Grandé Trouble Brewing at Starbucks

Grandé Trouble Brewing at Starbucks

Food & Drink

Grandé Trouble Brewing at Starbucks


Seattle-based Starbucks will close more than 600 of its coffee shops beginning this summer, the company has announced. One of the major reasons for the downsizing, apparently, is too many Starbucks stores too close together. The company had previously announced a plan calling for the shuttering of just 100 underperforming units.

The 600 store closings amount to about 5% of the company’s total U.S. locations, with most of the closures involving units that have opened since 2006. Chief Financial Officer Pete Bocian said during a conference call that Starbucks is closing 19 percent of all U.S. company-operated stores that opened in the last two years.

Closings to Begin This Month

Starbucks officials said the closures will occur in “all major U.S. markets” between late July, 2008, and March, 2009. “By far, this is the most angst-ridden decision we have made in my more than 25 years with Starbucks,” CEO Howard Schultz wrote to employees in a message appearing on the company’s Web site.

The company has admitted that overexpansion was a chief reason for the growing number of unprofitable stores. During the conference call, CFO Pete Bocian said that between 25 and 30 percent of a Starbucks shop’s revenue is cannibalized when a new store opens nearby, and that the closures should help return some of that revenue to the remaining stores.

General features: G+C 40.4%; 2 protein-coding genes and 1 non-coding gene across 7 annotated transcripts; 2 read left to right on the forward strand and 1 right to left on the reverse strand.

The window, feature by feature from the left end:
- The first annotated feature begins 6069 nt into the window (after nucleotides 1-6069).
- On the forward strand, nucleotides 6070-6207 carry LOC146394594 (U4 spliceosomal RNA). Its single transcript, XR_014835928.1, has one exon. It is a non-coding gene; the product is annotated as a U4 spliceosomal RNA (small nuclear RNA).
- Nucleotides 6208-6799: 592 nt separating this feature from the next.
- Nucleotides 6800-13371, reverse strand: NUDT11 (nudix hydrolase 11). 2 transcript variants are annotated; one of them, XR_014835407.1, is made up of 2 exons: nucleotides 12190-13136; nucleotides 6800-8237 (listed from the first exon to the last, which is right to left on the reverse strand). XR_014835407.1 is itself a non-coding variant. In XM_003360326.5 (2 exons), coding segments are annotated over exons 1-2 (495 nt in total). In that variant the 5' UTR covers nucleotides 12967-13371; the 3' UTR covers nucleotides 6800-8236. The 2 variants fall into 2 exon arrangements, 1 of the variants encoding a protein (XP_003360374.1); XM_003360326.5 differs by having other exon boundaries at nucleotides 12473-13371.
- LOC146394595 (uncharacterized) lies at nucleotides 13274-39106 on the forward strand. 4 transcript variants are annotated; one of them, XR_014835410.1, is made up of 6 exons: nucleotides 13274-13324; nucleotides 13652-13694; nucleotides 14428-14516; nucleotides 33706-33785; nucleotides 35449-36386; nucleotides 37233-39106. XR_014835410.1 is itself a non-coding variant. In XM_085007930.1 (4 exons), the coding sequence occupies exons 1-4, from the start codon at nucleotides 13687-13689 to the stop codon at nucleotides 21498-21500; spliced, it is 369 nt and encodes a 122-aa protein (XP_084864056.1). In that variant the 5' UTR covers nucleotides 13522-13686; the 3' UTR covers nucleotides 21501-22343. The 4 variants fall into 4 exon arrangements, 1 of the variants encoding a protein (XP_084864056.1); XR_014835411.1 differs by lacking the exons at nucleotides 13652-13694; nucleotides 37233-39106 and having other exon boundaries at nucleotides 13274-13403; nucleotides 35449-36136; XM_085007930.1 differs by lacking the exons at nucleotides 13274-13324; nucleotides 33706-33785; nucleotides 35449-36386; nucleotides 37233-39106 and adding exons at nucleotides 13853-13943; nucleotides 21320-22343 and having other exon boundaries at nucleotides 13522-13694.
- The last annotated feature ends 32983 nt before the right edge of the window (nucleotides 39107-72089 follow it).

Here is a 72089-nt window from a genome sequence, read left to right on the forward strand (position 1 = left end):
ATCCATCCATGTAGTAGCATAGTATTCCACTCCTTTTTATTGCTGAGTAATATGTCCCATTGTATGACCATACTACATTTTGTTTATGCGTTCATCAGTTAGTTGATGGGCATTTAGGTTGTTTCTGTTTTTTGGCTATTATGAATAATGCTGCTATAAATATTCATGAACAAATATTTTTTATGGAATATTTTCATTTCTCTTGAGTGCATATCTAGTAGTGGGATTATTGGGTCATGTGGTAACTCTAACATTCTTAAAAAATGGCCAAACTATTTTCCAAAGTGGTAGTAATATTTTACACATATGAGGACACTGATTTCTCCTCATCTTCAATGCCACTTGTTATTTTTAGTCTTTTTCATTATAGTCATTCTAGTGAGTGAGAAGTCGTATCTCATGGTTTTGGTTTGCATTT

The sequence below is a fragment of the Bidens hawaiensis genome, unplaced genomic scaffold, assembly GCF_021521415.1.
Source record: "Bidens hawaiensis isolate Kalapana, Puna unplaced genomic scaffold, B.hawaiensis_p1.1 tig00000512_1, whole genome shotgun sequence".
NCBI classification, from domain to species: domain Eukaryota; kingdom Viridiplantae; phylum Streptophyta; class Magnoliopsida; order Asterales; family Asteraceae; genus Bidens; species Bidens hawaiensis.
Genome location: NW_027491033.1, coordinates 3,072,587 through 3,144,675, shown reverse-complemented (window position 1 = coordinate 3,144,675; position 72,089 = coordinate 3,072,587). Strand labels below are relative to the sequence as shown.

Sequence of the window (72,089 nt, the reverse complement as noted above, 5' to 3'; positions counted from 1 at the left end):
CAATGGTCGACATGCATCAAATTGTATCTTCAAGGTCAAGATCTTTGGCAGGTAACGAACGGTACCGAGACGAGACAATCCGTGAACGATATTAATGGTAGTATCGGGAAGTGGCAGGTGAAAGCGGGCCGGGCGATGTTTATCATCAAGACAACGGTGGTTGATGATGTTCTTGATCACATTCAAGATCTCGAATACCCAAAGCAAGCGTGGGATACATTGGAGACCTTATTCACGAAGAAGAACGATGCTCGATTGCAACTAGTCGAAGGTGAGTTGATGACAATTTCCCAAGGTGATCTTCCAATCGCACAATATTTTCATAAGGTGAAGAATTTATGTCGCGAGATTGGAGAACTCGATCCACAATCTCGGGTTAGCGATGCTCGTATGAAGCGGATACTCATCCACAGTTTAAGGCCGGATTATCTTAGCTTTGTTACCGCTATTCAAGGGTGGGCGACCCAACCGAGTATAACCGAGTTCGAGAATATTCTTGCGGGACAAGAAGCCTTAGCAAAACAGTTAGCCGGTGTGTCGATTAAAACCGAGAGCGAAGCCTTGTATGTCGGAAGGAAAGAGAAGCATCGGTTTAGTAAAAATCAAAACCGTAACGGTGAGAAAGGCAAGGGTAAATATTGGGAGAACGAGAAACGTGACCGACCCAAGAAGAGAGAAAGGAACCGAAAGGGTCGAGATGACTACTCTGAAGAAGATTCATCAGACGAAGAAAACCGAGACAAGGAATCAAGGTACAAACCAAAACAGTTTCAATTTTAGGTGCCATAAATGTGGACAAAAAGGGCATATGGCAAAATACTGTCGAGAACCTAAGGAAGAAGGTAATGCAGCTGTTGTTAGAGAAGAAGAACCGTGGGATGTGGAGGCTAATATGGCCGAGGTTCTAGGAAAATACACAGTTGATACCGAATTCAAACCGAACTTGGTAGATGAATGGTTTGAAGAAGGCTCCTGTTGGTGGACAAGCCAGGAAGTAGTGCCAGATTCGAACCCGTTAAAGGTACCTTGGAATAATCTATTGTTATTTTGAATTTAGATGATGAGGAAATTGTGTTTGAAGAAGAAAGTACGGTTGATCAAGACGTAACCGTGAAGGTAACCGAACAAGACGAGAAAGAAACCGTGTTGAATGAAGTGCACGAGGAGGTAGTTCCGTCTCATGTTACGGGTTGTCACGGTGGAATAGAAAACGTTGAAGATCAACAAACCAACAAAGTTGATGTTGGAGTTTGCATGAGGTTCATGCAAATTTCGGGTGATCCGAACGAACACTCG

About 12,000 workers, or 7 percent of Starbucks’ global workforce, will be affected by the closings, spokeswoman Valerie O’Neil said. Company officials said it will attempt to find jobs for people within existing Starbucks, but that may prove difficult with fewer than 350 new units projected to open starting October 1, when the firm’s new fiscal year begins.

Losing Its Team, Too?

As if to add salt to the coffee burn wound, the city of Seattle learned the day after the Starbucks announcement that its NBA basketball team, the SuperSonics, will apparently be moving to Oklahoma City beginning next season. Team owner Clay Bennett agreed to pay as much as $75 million to the city of Seattle in exchange for the immediate temination of the team’s lease with Seattle’s Key Arena. Speaking to an Oklahoma city audience, Bennett declared, “The NBA will be in Oklahoma City next season.”


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